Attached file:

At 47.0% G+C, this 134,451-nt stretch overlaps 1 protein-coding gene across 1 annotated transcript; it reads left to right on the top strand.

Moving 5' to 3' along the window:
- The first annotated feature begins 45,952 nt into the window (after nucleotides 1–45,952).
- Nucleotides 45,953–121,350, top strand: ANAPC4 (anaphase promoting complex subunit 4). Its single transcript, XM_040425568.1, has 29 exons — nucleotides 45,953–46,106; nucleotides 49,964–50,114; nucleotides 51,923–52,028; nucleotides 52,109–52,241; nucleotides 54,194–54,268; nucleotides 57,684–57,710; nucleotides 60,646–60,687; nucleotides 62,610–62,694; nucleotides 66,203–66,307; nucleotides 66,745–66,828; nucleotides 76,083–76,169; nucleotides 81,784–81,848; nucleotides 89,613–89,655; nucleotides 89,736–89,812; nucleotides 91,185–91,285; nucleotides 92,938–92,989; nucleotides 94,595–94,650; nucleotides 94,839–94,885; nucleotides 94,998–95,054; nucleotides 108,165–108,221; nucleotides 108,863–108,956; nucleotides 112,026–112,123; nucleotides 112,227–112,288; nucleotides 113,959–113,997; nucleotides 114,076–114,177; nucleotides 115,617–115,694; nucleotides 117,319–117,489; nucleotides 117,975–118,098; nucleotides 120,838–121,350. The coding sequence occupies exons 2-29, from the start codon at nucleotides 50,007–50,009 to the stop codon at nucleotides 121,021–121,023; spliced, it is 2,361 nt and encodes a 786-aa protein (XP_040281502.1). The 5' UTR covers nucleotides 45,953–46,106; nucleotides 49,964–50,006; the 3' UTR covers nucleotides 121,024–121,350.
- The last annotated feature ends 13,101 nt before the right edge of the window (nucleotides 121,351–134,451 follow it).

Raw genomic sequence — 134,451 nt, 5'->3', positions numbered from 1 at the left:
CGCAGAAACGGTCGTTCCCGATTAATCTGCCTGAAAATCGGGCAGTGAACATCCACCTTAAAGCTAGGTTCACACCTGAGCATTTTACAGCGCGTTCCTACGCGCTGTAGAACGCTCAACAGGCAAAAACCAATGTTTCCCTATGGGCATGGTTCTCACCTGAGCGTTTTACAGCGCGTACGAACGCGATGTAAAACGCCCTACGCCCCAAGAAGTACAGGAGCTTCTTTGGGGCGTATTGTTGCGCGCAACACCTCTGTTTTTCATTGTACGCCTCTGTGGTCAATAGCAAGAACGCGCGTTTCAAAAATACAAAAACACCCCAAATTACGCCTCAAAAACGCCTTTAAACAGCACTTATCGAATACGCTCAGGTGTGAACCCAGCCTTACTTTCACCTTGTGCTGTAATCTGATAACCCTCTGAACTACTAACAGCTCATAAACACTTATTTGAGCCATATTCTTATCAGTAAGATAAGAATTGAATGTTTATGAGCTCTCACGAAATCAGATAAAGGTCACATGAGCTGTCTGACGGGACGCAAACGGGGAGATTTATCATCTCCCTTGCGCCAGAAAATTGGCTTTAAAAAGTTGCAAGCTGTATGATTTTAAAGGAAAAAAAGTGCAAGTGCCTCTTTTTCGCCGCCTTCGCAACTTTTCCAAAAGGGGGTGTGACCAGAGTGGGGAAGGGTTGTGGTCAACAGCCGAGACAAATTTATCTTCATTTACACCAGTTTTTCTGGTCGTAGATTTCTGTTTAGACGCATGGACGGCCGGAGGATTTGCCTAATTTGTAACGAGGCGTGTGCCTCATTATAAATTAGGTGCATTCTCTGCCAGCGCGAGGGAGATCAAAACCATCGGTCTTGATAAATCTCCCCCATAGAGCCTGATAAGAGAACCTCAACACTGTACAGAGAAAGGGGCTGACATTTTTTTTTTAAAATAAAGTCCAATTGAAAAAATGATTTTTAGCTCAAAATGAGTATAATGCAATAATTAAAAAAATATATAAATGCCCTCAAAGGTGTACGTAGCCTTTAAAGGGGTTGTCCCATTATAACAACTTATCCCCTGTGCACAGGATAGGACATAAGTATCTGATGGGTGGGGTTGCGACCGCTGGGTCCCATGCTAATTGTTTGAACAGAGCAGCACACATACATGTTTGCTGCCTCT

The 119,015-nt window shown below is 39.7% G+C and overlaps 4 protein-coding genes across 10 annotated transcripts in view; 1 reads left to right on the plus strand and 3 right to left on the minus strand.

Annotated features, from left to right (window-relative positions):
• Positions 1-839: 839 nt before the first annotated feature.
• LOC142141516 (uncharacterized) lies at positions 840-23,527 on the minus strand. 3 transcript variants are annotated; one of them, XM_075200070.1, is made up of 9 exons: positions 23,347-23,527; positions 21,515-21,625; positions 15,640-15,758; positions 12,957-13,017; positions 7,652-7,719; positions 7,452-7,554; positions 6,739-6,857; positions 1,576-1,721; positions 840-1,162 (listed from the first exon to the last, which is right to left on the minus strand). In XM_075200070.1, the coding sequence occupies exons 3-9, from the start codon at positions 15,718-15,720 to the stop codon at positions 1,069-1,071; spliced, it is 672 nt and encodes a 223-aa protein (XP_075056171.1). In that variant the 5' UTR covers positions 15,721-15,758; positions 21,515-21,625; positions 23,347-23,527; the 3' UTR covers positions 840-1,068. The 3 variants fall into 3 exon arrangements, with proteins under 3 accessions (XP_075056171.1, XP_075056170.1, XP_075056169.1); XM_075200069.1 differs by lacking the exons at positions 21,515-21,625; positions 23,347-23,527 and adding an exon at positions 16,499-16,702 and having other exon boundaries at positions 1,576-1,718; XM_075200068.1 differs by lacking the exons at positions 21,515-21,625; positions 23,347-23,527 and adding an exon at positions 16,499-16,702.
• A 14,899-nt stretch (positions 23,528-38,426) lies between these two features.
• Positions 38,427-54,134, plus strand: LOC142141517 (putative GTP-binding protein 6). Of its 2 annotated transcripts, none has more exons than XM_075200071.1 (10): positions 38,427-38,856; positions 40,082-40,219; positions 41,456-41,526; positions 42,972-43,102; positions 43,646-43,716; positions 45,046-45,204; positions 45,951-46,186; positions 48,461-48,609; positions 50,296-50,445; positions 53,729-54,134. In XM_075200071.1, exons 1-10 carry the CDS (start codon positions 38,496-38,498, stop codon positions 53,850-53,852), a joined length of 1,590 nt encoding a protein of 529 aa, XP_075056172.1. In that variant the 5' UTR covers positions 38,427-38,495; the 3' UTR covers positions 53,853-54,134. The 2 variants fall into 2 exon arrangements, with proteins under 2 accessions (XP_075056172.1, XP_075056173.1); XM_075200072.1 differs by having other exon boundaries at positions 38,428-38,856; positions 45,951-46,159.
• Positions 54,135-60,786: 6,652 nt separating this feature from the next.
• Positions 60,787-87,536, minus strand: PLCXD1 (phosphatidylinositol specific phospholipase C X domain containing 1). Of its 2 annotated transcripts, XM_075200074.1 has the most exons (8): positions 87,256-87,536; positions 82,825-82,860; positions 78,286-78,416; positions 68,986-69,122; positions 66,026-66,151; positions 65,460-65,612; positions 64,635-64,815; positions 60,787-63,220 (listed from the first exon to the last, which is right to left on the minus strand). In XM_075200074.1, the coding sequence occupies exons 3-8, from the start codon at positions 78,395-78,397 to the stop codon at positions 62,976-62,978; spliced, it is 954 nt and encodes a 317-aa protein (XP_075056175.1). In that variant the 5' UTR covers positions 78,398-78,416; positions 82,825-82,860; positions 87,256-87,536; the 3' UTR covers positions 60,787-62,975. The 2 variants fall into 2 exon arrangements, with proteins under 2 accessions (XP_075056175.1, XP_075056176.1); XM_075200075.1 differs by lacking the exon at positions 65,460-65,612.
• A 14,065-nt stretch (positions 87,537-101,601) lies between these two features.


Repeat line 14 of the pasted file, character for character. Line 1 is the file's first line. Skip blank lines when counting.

• Positions 54,135-60,786: 6,652 nt separating this feature from the next.